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Supreme Court To Hear Cases Challenging Two Texas Death Sentences

The justices on Monday agreed to hear Bobby James Moore and Duane Buck's cases.

Last updated on June 6, 2016, at 11:56 a.m. ET

Posted on June 6, 2016, at 9:56 a.m. ET

Chris Geidner/BuzzFeed

The Supreme Court building on June 6, 2016.

WASHINGTON — The Supreme Court on Monday morning announced that it will hear challenges to the death sentences of two people on Texas' death row, Bobby James Moore and Duane Buck.

Moore's case presents a question about how Texas allows people to prove that they are intellectually disabled, which the justices have repeatedly said renders a person ineligible for the death penalty.

The court turned aside a request to consider a second, potentially groundbreaking question from Moore about whether it is unconstitutional to execute a person who has spent more than 35 years on death row.

The second case, brought by Duane Buck, presents a question about what happens when a capital defendant's own trial counsel calls an expert witness at sentencing who testifies that the defendant's future dangerousness is increased because he is black — and how challenges to that trial counsel's decision should be addressed by the courts.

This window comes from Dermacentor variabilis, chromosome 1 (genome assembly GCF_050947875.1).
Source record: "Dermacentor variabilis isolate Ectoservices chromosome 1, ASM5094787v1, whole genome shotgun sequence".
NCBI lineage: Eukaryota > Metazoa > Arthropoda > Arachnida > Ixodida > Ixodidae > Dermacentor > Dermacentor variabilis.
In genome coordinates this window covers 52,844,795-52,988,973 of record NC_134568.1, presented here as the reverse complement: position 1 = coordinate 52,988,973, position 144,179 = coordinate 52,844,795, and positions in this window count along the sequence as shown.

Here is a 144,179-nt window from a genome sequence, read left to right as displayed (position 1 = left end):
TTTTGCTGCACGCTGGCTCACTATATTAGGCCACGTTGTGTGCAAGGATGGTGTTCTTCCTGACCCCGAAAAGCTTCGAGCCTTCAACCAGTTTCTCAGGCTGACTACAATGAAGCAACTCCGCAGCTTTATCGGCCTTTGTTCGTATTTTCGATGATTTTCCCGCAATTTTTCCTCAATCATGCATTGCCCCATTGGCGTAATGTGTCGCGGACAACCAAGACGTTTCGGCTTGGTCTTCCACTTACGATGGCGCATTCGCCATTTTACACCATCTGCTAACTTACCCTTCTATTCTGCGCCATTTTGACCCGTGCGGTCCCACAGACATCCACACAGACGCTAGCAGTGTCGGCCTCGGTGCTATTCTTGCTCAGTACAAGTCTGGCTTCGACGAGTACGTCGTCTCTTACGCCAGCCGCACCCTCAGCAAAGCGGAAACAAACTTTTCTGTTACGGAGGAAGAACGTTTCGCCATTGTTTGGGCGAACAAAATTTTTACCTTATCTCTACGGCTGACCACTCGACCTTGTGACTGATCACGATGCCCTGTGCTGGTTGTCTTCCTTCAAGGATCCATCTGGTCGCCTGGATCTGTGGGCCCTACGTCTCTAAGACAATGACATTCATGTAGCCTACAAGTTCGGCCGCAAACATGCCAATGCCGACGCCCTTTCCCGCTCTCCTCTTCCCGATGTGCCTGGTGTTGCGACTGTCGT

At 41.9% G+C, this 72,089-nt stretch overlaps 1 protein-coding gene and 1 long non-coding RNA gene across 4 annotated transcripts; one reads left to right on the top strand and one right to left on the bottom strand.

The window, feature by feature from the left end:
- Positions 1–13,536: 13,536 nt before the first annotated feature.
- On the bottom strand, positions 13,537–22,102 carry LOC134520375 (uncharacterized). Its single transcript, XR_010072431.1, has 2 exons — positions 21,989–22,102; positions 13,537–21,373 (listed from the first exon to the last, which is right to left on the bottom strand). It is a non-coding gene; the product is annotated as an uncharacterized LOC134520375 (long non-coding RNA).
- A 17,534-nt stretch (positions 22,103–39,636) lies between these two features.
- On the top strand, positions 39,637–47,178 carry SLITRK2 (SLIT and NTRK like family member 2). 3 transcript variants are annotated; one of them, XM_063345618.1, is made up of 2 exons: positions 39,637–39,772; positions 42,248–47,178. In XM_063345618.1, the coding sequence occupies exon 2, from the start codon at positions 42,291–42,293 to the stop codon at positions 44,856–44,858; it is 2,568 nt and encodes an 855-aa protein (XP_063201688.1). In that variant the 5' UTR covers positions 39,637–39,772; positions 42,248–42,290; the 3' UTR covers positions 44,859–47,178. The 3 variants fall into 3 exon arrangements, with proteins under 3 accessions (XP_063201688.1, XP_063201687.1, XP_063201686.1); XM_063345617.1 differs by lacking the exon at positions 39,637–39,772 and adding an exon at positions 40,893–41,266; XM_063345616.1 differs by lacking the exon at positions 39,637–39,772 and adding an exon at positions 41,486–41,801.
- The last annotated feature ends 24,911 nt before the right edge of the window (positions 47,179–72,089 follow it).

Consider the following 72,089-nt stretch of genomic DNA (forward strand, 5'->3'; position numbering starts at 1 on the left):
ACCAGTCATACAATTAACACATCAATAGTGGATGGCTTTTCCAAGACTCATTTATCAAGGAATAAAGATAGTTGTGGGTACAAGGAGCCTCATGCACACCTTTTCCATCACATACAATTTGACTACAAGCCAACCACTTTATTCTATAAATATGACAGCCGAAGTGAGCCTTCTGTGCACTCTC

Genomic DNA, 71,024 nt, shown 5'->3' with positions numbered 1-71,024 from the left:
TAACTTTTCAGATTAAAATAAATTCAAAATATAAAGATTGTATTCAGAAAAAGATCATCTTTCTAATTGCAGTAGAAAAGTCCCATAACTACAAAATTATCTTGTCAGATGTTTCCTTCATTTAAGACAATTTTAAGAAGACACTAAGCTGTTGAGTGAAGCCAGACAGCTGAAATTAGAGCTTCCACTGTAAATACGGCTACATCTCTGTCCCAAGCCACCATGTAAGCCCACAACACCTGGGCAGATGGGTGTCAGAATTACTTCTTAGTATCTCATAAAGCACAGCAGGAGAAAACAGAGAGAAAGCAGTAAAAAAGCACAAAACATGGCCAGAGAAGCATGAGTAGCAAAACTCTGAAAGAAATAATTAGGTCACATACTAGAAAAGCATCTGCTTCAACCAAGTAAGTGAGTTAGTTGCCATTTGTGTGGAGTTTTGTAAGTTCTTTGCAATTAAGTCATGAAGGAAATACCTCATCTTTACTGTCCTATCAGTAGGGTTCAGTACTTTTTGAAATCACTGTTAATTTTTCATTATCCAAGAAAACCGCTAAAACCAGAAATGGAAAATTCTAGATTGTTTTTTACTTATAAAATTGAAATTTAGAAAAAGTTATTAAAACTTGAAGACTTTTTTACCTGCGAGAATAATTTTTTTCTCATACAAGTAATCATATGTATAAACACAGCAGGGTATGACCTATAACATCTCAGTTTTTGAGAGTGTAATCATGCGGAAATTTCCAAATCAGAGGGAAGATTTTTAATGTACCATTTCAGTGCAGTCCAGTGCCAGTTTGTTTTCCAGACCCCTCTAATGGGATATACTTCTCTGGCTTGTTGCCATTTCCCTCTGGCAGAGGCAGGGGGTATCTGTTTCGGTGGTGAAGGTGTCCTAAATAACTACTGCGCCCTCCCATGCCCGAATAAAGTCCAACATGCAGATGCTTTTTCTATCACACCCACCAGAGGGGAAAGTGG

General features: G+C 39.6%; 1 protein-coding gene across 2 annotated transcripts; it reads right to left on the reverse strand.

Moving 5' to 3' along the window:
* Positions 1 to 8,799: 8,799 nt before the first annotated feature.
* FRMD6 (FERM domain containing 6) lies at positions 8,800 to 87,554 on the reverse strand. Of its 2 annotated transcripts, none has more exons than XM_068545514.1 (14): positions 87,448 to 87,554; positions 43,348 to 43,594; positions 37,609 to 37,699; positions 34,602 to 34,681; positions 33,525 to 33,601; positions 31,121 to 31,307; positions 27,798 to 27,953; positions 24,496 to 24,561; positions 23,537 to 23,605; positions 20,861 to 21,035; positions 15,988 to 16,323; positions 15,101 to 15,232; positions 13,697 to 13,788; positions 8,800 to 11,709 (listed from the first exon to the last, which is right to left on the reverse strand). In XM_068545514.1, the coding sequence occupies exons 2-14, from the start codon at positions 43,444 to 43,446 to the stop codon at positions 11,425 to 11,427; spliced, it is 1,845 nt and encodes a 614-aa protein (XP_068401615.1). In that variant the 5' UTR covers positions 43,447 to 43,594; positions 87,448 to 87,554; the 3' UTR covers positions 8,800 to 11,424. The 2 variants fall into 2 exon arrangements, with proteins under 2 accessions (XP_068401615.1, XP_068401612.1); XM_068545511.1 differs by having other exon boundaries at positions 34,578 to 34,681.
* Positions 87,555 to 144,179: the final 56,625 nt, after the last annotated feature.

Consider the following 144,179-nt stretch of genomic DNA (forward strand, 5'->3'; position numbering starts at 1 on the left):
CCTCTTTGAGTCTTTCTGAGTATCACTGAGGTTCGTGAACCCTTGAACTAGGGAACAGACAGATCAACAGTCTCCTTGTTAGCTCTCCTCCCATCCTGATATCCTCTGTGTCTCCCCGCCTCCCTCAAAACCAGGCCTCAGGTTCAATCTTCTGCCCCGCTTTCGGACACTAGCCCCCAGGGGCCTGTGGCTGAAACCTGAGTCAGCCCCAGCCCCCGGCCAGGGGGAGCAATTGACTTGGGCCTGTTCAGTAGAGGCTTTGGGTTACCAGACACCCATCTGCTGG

The cases will be heard in the Supreme Court's upcoming term, which begins in October.

The question about delay has regularly been turned down by the court over the past 20 years. In the initial orders from the court on Monday morning, it appeared the court would be considering both of the questions in Moore's case. A little before noon, however, the court issued a "corrected order list," which reflected that the court would not be considering the delay issue.

The delay issue is a question that Justice John Paul Stevens first wrote was a noteworthy issue in 1995. Stevens wrote, in Clarence Allen Lackey's case, that "the importance and novelty of the question presented" by Lackey's case "are sufficient to warrant review by this Court," but that "those factors also provide a principled basis for postponing consideration of the issue until after it has been addressed by other courts." At that time, Justice Stephen Breyer wrote that he agreed the question was an "important undecided one."

The Supreme Court repeatedly has, since then, turned down consideration of inmates' claims on the issue — often referred to since as a Lackey claim — over the objection of Stevens and Breyer.

In 2009, dissenting from a denial of certiorari in a claim brought by Cecil Johnson, Stevens, joined by Breyer, dissented from the court's decision not to hear the case, writing that is was "[m]ost regrettabl[e]" that "a majority of this Court continues to find these issues not of sufficient weight to merit our attention."

Since Stevens' retirement, Breyer has continued to voice his view that the court should consider the issue.


This story has been updated to reflect the Supreme Court's "corrected order list."

A BuzzFeed News investigation, in partnership with the International Consortium of Investigative Journalists, based on thousands of documents the government didn't want you to see.